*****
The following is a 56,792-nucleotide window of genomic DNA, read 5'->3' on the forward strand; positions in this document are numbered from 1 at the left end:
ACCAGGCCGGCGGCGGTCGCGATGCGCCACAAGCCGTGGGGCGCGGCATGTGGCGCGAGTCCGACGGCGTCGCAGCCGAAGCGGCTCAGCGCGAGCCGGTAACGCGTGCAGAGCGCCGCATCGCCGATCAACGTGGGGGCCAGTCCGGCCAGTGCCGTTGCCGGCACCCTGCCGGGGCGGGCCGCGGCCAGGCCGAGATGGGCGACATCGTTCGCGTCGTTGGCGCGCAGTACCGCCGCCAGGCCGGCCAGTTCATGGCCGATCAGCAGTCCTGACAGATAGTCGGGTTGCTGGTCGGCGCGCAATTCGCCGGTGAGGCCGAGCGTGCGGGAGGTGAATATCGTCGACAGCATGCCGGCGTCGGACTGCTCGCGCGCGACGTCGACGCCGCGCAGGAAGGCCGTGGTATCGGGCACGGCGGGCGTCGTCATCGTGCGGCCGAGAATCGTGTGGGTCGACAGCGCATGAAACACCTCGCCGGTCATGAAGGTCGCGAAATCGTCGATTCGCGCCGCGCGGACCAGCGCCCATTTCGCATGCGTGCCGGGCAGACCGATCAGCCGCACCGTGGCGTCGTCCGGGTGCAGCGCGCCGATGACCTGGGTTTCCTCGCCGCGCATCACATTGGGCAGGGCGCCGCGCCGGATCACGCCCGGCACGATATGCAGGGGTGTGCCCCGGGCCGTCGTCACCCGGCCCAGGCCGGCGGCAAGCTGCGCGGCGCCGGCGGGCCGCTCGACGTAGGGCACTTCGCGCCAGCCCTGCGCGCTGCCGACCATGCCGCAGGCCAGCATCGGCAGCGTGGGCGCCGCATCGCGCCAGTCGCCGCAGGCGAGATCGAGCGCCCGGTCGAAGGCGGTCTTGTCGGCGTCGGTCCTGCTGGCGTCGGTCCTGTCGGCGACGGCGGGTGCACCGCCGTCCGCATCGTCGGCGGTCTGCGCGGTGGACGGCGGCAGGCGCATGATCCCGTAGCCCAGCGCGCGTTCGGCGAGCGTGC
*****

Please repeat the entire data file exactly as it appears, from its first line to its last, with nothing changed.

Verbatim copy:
The following is a 56,792-nucleotide window of genomic DNA, read 5'->3' on the forward strand; positions in this document are numbered from 1 at the left end:
ACCAGGCCGGCGGCGGTCGCGATGCGCCACAAGCCGTGGGGCGCGGCATGTGGCGCGAGTCCGACGGCGTCGCAGCCGAAGCGGCTCAGCGCGAGCCGGTAACGCGTGCAGAGCGCCGCATCGCCGATCAACGTGGGGGCCAGTCCGGCCAGTGCCGTTGCCGGCACCCTGCCGGGGCGGGCCGCGGCCAGGCCGAGATGGGCGACATCGTTCGCGTCGTTGGCGCGCAGTACCGCCGCCAGGCCGGCCAGTTCATGGCCGATCAGCAGTCCTGACAGATAGTCGGGTTGCTGGTCGGCGCGCAATTCGCCGGTGAGGCCGAGCGTGCGGGAGGTGAATATCGTCGACAGCATGCCGGCGTCGGACTGCTCGCGCGCGACGTCGACGCCGCGCAGGAAGGCCGTGGTATCGGGCACGGCGGGCGTCGTCATCGTGCGGCCGAGAATCGTGTGGGTCGACAGCGCATGAAACACCTCGCCGGTCATGAAGGTCGCGAAATCGTCGATTCGCGCCGCGCGGACCAGCGCCCATTTCGCATGCGTGCCGGGCAGACCGATCAGCCGCACCGTGGCGTCGTCCGGGTGCAGCGCGCCGATGACCTGGGTTTCCTCGCCGCGCATCACATTGGGCAGGGCGCCGCGCCGGATCACGCCCGGCACGATATGCAGGGGTGTGCCCCGGGCCGTCGTCACCCGGCCCAGGCCGGCGGCAAGCTGCGCGGCGCCGGCGGGCCGCTCGACGTAGGGCACTTCGCGCCAGCCCTGCGCGCTGCCGACCATGCCGCAGGCCAGCATCGGCAGCGTGGGCGCCGCATCGCGCCAGTCGCCGCAGGCGAGATCGAGCGCCCGGTCGAAGGCGGTCTTGTCGGCGTCGGTCCTGCTGGCGTCGGTCCTGTCGGCGACGGCGGGTGCACCGCCGTCCGCATCGTCGGCGGTCTGCGCGGTGGACGGCGGCAGGCGCATGATCCCGTAGCCCAGCGCGCGTTCGGCGAGCGTGC